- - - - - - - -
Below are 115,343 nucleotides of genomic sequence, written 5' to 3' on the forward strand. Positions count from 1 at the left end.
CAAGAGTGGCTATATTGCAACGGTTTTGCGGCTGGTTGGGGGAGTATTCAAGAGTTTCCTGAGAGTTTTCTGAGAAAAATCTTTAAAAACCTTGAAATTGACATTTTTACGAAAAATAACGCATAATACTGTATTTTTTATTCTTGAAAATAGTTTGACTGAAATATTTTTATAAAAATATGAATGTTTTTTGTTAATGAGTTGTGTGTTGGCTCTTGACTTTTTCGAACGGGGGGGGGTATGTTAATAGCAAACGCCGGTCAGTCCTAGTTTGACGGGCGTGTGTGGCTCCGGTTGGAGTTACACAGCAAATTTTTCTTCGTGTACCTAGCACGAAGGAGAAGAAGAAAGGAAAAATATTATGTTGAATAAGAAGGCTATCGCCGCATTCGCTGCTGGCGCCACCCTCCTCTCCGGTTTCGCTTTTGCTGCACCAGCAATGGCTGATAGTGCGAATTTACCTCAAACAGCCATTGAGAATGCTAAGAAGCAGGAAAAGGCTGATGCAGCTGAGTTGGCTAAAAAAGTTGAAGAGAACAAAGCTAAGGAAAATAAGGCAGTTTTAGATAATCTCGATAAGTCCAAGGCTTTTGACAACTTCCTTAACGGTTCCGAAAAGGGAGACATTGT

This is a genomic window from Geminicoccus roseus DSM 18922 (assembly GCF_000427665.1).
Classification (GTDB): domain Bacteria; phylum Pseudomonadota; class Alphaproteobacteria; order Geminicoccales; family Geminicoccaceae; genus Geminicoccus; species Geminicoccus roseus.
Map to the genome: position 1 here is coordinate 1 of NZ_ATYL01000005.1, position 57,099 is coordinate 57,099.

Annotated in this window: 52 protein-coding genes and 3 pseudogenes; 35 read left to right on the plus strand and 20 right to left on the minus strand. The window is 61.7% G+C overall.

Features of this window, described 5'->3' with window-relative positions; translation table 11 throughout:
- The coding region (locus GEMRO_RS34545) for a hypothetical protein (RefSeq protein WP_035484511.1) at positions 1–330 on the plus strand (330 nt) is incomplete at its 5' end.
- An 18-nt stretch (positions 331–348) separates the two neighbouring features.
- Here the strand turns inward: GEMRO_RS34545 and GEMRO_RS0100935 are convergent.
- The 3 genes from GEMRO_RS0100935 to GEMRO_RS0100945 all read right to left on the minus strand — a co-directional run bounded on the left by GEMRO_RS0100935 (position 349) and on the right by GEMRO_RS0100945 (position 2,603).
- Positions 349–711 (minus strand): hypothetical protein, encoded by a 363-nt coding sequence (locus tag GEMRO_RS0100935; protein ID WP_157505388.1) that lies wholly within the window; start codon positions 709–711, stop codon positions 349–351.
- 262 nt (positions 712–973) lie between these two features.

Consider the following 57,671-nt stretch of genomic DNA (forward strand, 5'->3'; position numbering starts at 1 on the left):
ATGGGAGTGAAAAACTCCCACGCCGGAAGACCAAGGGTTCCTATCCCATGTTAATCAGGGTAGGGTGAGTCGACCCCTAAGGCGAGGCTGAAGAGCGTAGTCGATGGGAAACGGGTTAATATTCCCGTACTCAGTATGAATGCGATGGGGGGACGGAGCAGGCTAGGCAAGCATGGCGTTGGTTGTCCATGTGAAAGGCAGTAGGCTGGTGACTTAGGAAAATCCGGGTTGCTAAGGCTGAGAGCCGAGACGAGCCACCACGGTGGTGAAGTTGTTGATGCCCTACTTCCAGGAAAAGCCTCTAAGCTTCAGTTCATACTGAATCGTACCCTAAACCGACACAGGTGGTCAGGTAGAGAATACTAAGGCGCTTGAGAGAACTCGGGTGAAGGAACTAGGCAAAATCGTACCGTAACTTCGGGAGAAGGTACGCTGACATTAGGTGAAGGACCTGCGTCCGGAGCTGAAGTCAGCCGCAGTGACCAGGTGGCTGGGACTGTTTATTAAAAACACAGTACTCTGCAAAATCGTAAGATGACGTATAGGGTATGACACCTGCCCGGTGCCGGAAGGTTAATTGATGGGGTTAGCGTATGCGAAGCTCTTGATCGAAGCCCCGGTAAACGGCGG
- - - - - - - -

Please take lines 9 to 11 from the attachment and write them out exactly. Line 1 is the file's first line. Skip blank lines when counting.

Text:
- An 18-nt stretch (positions 331–348) separates the two neighbouring features.
- Here the strand turns inward: GEMRO_RS34545 and GEMRO_RS0100935 are convergent.
- The 3 genes from GEMRO_RS0100935 to GEMRO_RS0100945 all read right to left on the minus strand — a co-directional run bounded on the left by GEMRO_RS0100935 (position 349) and on the right by GEMRO_RS0100945 (position 2,603).